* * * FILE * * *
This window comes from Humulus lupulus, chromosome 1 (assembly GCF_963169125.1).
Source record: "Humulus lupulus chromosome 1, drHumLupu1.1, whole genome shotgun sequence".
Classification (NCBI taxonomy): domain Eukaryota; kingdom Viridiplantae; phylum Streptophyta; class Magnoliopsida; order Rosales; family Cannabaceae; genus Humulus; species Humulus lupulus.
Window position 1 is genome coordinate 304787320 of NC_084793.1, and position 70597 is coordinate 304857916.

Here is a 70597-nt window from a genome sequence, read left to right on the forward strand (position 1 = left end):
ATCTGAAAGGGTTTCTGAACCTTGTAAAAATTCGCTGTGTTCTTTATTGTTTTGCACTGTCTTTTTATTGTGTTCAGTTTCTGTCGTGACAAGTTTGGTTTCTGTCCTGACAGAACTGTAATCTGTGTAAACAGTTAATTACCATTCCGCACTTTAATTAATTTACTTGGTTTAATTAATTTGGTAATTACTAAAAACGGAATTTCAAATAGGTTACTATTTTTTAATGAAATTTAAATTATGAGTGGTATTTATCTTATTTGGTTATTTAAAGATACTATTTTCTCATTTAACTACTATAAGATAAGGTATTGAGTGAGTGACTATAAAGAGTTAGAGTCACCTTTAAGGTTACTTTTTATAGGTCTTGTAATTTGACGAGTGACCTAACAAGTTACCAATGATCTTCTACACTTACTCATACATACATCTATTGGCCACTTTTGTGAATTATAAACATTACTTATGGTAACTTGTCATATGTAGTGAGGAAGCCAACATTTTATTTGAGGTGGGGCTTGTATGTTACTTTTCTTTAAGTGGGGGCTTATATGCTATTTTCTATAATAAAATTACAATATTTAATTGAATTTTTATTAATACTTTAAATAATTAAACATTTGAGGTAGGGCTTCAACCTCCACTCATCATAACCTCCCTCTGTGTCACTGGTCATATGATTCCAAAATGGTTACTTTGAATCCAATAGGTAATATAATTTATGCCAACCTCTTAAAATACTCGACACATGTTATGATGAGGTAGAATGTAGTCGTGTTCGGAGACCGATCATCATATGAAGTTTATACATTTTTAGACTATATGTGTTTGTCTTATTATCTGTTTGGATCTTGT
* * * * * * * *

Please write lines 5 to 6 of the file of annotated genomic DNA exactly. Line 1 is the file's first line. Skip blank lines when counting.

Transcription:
Here is a 70597-nt window from a genome sequence, read left to right on the forward strand (position 1 = left end):
ATCTGAAAGGGTTTCTGAACCTTGTAAAAATTCGCTGTGTTCTTTATTGTTTTGCACTGTCTTTTTATTGTGTTCAGTTTCTGTCGTGACAAGTTTGGTTTCTGTCCTGACAGAACTGTAATCTGTGTAAACAGTTAATTACCATTCCGCACTTTAATTAATTTACTTGGTTTAATTAATTTGGTAATTACTAAAAACGGAATTTCAAATAGGTTACTATTTTTTAATGAAATTTAAATTATGAGTGGTATTTATCTTATTTGGTTATTTAAAGATACTATTTTCTCATTTAACTACTATAAGATAAGGTATTGAGTGAGTGACTATAAAGAGTTAGAGTCACCTTTAAGGTTACTTTTTATAGGTCTTGTAATTTGACGAGTGACCTAACAAGTTACCAATGATCTTCTACACTTACTCATACATACATCTATTGGCCACTTTTGTGAATTATAAACATTACTTATGGTAACTTGTCATATGTAGTGAGGAAGCCAACATTTTATTTGAGGTGGGGCTTGTATGTTACTTTTCTTTAAGTGGGGGCTTATATGCTATTTTCTATAATAAAATTACAATATTTAATTGAATTTTTATTAATACTTTAAATAATTAAACATTTGAGGTAGGGCTTCAACCTCCACTCATCATAACCTCCCTCTGTGTCACTGGTCATATGATTCCAAAATGGTTACTTTGAATCCAATAGGTAATATAATTTATGCCAACCTCTTAAAATACTCGACACATGTTATGATGAGGTAGAATGTAGTCGTGTTCGGAGACCGATCATCATATGAAGTTTATACATTTTTAGACTATATGTGTTTGTCTTATTATCTGTTTGGATCTTGT